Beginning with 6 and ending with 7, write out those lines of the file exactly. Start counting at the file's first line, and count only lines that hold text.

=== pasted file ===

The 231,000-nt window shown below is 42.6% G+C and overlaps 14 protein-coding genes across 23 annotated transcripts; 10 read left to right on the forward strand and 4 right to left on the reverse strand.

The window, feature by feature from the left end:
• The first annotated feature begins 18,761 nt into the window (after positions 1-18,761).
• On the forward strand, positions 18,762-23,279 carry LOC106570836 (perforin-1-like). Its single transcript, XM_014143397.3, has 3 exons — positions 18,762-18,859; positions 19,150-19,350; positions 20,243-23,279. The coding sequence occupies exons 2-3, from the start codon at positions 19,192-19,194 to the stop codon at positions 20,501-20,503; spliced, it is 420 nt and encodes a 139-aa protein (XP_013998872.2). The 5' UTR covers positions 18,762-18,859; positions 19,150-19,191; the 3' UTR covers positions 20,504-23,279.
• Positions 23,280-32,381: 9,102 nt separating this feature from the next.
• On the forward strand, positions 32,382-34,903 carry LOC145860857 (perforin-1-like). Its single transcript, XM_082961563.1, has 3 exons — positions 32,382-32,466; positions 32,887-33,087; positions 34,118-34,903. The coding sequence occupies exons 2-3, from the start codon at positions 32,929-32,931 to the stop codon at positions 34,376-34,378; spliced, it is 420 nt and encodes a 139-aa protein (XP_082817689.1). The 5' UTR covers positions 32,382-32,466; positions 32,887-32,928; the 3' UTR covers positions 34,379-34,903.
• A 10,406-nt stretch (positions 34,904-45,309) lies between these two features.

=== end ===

• On the forward strand, positions 32,382-34,903 carry LOC145860857 (perforin-1-like). Its single transcript, XM_082961563.1, has 3 exons — positions 32,382-32,466; positions 32,887-33,087; positions 34,118-34,903. The coding sequence occupies exons 2-3, from the start codon at positions 32,929-32,931 to the stop codon at positions 34,376-34,378; spliced, it is 420 nt and encodes a 139-aa protein (XP_082817689.1). The 5' UTR covers positions 32,382-32,466; positions 32,887-32,928; the 3' UTR covers positions 34,379-34,903.
• A 10,406-nt stretch (positions 34,904-45,309) lies between these two features.